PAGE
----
Friday December 10 5:31 PM ET

Furby Still Among the Hottest Toys

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By DAVE CARPENTER AP Business Writer

CHICAGO (AP) - Furby, a toy sensation some had written off as yesterday's news, is proving to be a formidable critter competitor for the holidays.

While Pokemon may be the craze of the season, last year's top item is still a strong seller this year, industry figures show.

``Furby's been one of the biggest surprises of the year,'' says Clifford Annicelli, managing editor of Playthings magazine. ``Many people in the industry had predicted a rapid falloff in Furby sales after Christmas of 1998, but that didn't happen.''

Tiger Electronics, a subsidiary of Hasbro Inc (NYSE:HAS - news)., says it sold 500,000 Furbies in the United States last week alone and projects more than 10 million for the year. That's up from 4 million last year when the dolls were sold only in the latter part of the year and were in short supply due to surprisingly high demand.

The toy maker buttressed Furby sales this year by adding Furby Babies, a smaller, smarter version of the original animatronic toy.

The critters that yak away in ``Furbish'' and eventually in English also have become polyglots, adding languages that make Furby the top-selling toy in France, Germany, Italy, Japan and Mexico, according to Vernon Hills, Ill.-based Tiger.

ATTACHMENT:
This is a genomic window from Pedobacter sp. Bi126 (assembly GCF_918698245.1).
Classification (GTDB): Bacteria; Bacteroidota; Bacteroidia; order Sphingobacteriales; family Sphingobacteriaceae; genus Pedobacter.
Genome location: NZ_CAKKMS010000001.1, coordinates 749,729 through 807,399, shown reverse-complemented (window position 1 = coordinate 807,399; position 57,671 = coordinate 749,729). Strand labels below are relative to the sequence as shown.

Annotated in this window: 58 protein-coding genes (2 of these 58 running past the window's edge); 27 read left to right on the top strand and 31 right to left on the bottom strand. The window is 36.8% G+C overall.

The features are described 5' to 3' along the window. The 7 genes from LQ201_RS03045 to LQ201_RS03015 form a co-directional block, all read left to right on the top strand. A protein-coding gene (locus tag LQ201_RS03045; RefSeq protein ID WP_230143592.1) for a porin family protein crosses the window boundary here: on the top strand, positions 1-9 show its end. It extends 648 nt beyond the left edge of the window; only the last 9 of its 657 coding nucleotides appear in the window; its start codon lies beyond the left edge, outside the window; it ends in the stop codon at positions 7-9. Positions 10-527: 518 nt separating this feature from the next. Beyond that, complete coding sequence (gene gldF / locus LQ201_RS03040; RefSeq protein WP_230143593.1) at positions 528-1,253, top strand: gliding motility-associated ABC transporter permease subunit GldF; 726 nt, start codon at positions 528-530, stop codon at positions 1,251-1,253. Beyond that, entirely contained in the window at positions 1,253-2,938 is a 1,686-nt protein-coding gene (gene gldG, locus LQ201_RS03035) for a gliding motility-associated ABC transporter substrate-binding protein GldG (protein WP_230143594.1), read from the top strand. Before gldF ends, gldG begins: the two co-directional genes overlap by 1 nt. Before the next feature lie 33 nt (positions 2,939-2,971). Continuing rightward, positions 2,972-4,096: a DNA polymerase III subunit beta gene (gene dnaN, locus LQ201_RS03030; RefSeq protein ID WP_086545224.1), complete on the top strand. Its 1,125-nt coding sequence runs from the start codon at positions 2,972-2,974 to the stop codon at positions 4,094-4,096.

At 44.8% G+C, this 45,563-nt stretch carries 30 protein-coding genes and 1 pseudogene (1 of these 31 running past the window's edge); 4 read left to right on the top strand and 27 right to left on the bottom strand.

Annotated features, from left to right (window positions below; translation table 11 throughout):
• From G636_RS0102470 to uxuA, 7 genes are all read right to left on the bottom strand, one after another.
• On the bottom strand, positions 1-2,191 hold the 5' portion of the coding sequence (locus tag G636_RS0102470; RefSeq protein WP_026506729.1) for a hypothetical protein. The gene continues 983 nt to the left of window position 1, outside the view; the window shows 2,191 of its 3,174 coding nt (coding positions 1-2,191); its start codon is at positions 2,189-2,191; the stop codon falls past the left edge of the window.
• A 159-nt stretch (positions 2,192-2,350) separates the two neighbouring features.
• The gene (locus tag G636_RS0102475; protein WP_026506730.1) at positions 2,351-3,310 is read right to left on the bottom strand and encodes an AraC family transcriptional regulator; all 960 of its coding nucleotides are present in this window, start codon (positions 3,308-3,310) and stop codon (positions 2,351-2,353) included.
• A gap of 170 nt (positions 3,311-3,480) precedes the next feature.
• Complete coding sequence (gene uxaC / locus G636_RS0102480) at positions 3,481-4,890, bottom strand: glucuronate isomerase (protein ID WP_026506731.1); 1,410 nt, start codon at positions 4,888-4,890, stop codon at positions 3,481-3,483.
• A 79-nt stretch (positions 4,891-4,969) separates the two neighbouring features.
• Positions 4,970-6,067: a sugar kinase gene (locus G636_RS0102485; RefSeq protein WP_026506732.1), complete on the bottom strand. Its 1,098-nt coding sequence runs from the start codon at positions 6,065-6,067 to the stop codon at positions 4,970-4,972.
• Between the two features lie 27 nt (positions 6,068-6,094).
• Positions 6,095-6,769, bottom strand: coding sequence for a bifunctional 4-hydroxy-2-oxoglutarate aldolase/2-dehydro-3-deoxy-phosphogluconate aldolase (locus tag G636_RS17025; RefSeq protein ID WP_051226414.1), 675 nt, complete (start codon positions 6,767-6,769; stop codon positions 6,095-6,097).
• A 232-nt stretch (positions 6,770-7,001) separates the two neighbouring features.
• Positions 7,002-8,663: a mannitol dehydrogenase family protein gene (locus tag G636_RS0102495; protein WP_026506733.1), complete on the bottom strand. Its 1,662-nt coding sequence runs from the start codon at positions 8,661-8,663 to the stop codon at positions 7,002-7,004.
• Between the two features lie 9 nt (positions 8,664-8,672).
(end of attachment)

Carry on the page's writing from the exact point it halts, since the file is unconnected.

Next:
Tiger also spurred sales with a hugely successful promotion at McDonald's and a tie-in with Hi-C drinks as well.

``They've done a lot to get the product on the radar screen of kids,'' said toy industry consultant Chris Byrne. ``All that it is meaningless if the product stinks. But the product's fun.''

Girls in particular seem to be latching onto Furby this year, sometimes getting two or three. ``It's become a collectible, even at 30 bucks,'' the toy expert says.

Still, sales of Furby come nowhere close to Pokemon cards, action figures, plush dolls and other products.

Projected U.S. sales for all the various Pokemon toys, not including video games, totaled $555 million for the first 10 months of this year, more than double Furby's $247 million, says Ed Roth of The NPD Group, an industry researcher.

Whether Furby can endure more than a couple of years remains to be seen.

Tickle Me Elmo went from ``must-own'' in 1996 to ``Tickle Who?'' two years later. Sales were 1.4 million the year it was introduced and 4 million the second year, then fell off the chart.

``I would have a hard time believing this (Furby) is going to be a classic toy,'' Roth says. ``I would say it's got a year or two left, max.''

Tiger officials say the furry creatures have plenty of life yet.

``It's critical that we keep up the innovation. But we think it's absolutely sustainable,'' says Marc Rosenberg, Tiger's vice president of corporate communications, noting international potential as well as the possibility of a Furby TV show next year. 

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Article is quoted from Yahoo News and is not edited in any way.
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